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A First Time for Everything: Asian Peanut Slaw

Asian Peanut Slaw

My Mum has a saying, one which should bring comfort to frustrated parents everywhere: “Picky eaters are just good cooks in the making”. Though this hasn’t been scientifically proven, it’s definitely proved accurate in the case of me and my sister, and indeed most of our cousins, too.

My family was rife with picky eaters, and I was the worst of the bunch. Christmas Eve dinner for me was often a roll with butter, and I would routinely get stomach aches before going to a certain aunt’s house for dinner, so frightened I was of whatever she was going to foist upon us. (I’ve since come to realise that said aunt is actually a wonderful cook, and love eating at her house.)

Though my picky-eater status is nowhere near where it used to me, and my good cook status much improved, there are still a few things that I’ve never been tempted to try, let alone cook. Dishes that, by their merest mention, make my stomach turn. Among the worst of these offenders is coleslaw. I know people who adore the stuff, waxing lyrical about the contrast of crunch and creaminess. But me? I only see cabbage, raw cabbage, smothered in that most revolting invention of humankind, mayonnaise. No, thank you.

Asian Peanut Slaw

It was somewhat of a surprise then, when I came across a coleslaw recipe that I immediately wanted to make- and eat. The Peanut Slaw from David Lebovitz‘s wonderful book The Sweet Life in Paris jumped out at me for its decidedly un-coleslaw-like vibe. A fresh and crunchy mixture of cabbage and carrots, it’s dressed not with gloopy mayo, but with a simple mixture of peanut butter, soy sauce and lime juice. Since there’s nothing (in my opinion) that can’t be made better by the addition of peanut butter, I figured if I was ever going to try coleslaw, this was going to be it.

And it was delicious. You know what my Mum also likes to say? There’s a first time for everything.

Asian Peanut Slaw

  • Asian Peanut Slaw
  • adapted from The Sweet Life in Paris by David Lebovitz
  • serves 4 as a side
  • For the slaw:
    4 cups finely shredded Savoy cabbage
    2 medium carrots, coarsely grated
    2 spring onions, chopped finely
    1/3 cup chopped coriander (stems and leaves)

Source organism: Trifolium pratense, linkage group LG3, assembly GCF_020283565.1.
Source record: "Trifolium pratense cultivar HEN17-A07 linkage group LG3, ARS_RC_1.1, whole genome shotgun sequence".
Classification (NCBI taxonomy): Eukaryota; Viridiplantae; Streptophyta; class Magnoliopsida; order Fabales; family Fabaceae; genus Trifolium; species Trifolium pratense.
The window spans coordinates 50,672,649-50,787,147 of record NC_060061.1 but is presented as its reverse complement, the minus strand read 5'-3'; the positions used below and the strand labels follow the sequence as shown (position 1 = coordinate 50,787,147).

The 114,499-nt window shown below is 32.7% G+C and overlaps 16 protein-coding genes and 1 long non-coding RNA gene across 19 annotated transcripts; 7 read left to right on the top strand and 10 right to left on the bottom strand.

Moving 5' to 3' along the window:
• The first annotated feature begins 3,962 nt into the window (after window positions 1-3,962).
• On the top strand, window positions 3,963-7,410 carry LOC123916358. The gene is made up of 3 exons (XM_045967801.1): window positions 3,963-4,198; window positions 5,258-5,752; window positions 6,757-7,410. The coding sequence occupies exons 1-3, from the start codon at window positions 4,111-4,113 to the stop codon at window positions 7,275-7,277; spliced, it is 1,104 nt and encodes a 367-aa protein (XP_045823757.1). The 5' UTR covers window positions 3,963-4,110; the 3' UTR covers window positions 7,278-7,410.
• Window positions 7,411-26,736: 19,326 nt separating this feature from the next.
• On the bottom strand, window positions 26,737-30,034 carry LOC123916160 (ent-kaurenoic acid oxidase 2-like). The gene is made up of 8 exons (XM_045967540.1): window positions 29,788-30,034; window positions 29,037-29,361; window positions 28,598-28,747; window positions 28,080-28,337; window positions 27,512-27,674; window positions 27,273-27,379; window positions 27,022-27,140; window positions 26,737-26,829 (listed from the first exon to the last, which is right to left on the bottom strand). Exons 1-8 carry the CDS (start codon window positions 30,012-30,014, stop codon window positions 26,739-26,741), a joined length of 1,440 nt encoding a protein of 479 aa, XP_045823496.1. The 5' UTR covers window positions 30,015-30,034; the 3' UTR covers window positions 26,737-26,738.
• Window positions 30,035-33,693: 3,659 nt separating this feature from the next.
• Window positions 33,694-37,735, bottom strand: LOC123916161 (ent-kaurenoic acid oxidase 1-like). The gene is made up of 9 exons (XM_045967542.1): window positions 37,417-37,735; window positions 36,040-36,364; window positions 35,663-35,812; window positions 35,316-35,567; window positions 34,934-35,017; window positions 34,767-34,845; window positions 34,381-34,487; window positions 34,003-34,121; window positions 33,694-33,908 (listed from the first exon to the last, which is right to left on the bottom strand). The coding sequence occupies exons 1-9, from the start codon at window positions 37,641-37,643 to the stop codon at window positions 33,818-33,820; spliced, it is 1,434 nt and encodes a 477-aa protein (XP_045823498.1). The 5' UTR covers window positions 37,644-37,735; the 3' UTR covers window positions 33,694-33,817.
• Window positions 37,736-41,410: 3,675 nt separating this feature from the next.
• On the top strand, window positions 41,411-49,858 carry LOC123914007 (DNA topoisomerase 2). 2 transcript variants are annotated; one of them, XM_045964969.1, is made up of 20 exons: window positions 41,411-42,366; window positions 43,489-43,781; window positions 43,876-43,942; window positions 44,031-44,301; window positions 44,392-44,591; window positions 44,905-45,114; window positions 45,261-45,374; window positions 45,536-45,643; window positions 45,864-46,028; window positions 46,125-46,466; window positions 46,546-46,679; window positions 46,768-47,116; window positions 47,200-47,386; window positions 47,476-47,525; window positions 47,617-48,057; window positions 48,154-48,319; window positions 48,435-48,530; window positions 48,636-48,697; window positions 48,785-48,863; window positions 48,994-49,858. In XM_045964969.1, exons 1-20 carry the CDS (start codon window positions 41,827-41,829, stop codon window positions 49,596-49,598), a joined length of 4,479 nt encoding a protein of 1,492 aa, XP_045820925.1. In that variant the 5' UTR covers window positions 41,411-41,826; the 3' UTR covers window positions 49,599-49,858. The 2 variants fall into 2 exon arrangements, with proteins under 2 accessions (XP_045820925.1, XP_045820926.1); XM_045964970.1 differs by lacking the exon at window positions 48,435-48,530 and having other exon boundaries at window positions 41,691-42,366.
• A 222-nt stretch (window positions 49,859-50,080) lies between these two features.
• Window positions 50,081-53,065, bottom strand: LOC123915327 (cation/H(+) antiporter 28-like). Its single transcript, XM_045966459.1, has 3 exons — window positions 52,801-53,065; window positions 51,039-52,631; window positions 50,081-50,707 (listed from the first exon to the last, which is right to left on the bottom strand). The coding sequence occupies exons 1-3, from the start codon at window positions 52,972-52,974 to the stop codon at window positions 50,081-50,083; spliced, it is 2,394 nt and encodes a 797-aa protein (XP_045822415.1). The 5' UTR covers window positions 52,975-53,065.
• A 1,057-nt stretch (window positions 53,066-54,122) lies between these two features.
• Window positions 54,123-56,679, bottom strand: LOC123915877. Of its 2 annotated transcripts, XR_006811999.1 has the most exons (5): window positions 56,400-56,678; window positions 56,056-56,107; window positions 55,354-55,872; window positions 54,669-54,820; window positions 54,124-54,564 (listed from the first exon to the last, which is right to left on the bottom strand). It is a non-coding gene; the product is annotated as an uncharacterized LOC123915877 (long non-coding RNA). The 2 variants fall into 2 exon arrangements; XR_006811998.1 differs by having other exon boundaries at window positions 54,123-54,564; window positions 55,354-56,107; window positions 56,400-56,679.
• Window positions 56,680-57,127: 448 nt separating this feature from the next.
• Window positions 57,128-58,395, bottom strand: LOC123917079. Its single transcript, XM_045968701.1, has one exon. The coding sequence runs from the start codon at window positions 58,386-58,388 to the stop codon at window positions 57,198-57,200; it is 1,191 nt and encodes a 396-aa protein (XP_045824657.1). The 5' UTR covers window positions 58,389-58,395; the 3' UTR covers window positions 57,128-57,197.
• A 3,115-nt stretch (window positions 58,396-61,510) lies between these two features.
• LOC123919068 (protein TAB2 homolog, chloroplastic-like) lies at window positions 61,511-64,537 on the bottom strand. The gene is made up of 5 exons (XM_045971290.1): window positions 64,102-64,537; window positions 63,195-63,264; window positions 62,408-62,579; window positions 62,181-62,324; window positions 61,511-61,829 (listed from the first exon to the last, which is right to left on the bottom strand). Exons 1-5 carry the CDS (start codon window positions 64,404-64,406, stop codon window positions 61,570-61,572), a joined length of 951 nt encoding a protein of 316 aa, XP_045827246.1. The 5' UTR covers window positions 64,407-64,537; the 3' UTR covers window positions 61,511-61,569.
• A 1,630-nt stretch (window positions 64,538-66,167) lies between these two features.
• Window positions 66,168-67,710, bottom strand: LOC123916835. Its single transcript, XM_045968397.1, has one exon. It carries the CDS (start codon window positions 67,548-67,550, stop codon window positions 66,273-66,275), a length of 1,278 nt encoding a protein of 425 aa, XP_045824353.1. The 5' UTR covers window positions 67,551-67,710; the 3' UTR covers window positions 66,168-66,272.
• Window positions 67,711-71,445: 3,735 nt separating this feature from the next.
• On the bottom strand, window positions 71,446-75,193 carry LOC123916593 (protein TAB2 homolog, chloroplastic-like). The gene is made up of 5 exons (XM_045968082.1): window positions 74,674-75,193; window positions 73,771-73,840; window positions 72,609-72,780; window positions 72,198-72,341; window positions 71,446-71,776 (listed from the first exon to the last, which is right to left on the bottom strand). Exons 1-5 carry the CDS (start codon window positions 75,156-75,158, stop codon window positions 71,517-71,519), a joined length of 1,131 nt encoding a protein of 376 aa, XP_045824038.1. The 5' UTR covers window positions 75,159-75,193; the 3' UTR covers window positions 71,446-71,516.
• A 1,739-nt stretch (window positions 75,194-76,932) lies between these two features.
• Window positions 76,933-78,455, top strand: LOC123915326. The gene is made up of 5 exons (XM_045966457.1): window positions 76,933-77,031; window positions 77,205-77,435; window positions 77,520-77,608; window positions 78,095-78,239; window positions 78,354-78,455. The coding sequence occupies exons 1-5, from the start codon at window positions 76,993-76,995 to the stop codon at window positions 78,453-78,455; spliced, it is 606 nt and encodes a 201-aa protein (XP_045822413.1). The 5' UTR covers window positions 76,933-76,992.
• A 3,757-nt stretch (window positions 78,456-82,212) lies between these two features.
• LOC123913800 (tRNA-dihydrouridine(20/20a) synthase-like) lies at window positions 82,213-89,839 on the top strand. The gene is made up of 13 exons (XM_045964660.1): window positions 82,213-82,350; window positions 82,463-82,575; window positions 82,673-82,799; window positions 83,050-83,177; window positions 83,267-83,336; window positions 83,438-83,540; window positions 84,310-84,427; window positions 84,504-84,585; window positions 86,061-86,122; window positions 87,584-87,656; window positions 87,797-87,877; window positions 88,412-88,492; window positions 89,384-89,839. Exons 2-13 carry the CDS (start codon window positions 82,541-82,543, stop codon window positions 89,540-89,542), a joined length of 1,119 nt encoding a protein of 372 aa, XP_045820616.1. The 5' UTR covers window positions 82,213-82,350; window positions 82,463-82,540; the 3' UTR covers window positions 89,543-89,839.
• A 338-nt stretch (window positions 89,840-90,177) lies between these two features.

For the dressing:
    1/4 cup crunchy peanut butter
    1 garlic clove, minced
    juice of one lime
    2 Tbs. sesame oil
    1 Tbs. soy sauce
    1 Tbs. boiling water
    good pinch sea salt
  • 1. Toss together all slaw ingredients in a large bowl and set aside.

    2. To make the dressing, I like to combine all ingredients in a watertight tupperware container (or glass jar, or anything with a reliable seal) and shake until smooth. If you’re possessed of infinite patience, you can also whisk them together in a small bowl.

    3. Pour the dressing over the slaw and toss until everything is well coated. Serve immediately.
  • Note: This slaw doesn’t keep well, but can be made in advance up to the point where slaw and dressing are combined.


  1. Hilary says:

    I am killing myself at the second paragraph about the stomach aches. Soooooooo funny given that said aunt is actually an amazing cook.

  2. fresh365 says:

    I love peanut sauce, but never thought to use it on slaw. Totally brings the normal slaw up a notch!

  3. Skippy makes great peanut sauce – I’ve done something similar with noodles but not as a slaw. I must try it. Good to see you back too.

  4. Dana says:

    My husband loves coleslaw even though he says he hates both cabbage and mayo. The problem is that he gets a stomach ache every time he eats it. Mayo is just too hard on his tummy. This is a great solution and would go so well with the Asian meals I am so fond of making.

  5. Hannah says:

    I’m a huge peanut sauce fan, but I’ve never tried it on slaw! This looks delicious.

  6. [...] recesses of my mind, and I promptly forgot about it. Fast forward to a year later. After finally getting to grips with slaws in general, I’m a little more adventurous than I was last year. Also, I have a massive stalk [...]

  7. [...] lovely cabbage is almost too pretty to cook, don’t you think? Maybe I’ll make a crunchy coleslaw with it, which would suit my current need for packable-lunches-on-the-go. I’ve been gorging [...]